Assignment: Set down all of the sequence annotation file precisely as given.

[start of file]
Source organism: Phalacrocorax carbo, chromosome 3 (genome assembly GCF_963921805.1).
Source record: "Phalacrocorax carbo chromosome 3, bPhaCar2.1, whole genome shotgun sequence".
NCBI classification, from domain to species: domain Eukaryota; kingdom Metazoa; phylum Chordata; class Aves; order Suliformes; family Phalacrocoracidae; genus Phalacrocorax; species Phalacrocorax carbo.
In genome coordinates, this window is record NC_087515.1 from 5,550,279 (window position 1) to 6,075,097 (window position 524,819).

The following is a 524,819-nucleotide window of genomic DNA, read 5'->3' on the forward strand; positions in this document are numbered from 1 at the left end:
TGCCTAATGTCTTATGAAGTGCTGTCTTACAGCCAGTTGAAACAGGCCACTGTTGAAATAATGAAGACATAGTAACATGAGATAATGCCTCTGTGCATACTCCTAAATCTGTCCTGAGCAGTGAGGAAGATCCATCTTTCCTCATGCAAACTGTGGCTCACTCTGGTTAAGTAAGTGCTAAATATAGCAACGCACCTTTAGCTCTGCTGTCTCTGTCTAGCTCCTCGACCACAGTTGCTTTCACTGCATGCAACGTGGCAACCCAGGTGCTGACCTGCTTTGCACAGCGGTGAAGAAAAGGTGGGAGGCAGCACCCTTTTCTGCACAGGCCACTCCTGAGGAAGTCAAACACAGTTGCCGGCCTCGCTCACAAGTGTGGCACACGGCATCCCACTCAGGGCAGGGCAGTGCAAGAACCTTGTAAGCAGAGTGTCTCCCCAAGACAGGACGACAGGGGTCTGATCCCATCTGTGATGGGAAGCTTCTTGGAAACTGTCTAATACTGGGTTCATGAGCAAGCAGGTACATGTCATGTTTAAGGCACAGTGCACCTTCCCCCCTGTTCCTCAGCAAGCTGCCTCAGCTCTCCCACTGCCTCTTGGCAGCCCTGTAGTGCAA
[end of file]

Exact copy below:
Source organism: Phalacrocorax carbo, chromosome 3 (genome assembly GCF_963921805.1).
Source record: "Phalacrocorax carbo chromosome 3, bPhaCar2.1, whole genome shotgun sequence".
NCBI classification, from domain to species: domain Eukaryota; kingdom Metazoa; phylum Chordata; class Aves; order Suliformes; family Phalacrocoracidae; genus Phalacrocorax; species Phalacrocorax carbo.
In genome coordinates, this window is record NC_087515.1 from 5,550,279 (window position 1) to 6,075,097 (window position 524,819).

The following is a 524,819-nucleotide window of genomic DNA, read 5'->3' on the forward strand; positions in this document are numbered from 1 at the left end:
TGCCTAATGTCTTATGAAGTGCTGTCTTACAGCCAGTTGAAACAGGCCACTGTTGAAATAATGAAGACATAGTAACATGAGATAATGCCTCTGTGCATACTCCTAAATCTGTCCTGAGCAGTGAGGAAGATCCATCTTTCCTCATGCAAACTGTGGCTCACTCTGGTTAAGTAAGTGCTAAATATAGCAACGCACCTTTAGCTCTGCTGTCTCTGTCTAGCTCCTCGACCACAGTTGCTTTCACTGCATGCAACGTGGCAACCCAGGTGCTGACCTGCTTTGCACAGCGGTGAAGAAAAGGTGGGAGGCAGCACCCTTTTCTGCACAGGCCACTCCTGAGGAAGTCAAACACAGTTGCCGGCCTCGCTCACAAGTGTGGCACACGGCATCCCACTCAGGGCAGGGCAGTGCAAGAACCTTGTAAGCAGAGTGTCTCCCCAAGACAGGACGACAGGGGTCTGATCCCATCTGTGATGGGAAGCTTCTTGGAAACTGTCTAATACTGGGTTCATGAGCAAGCAGGTACATGTCATGTTTAAGGCACAGTGCACCTTCCCCCCTGTTCCTCAGCAAGCTGCCTCAGCTCTCCCACTGCCTCTTGGCAGCCCTGTAGTGCAA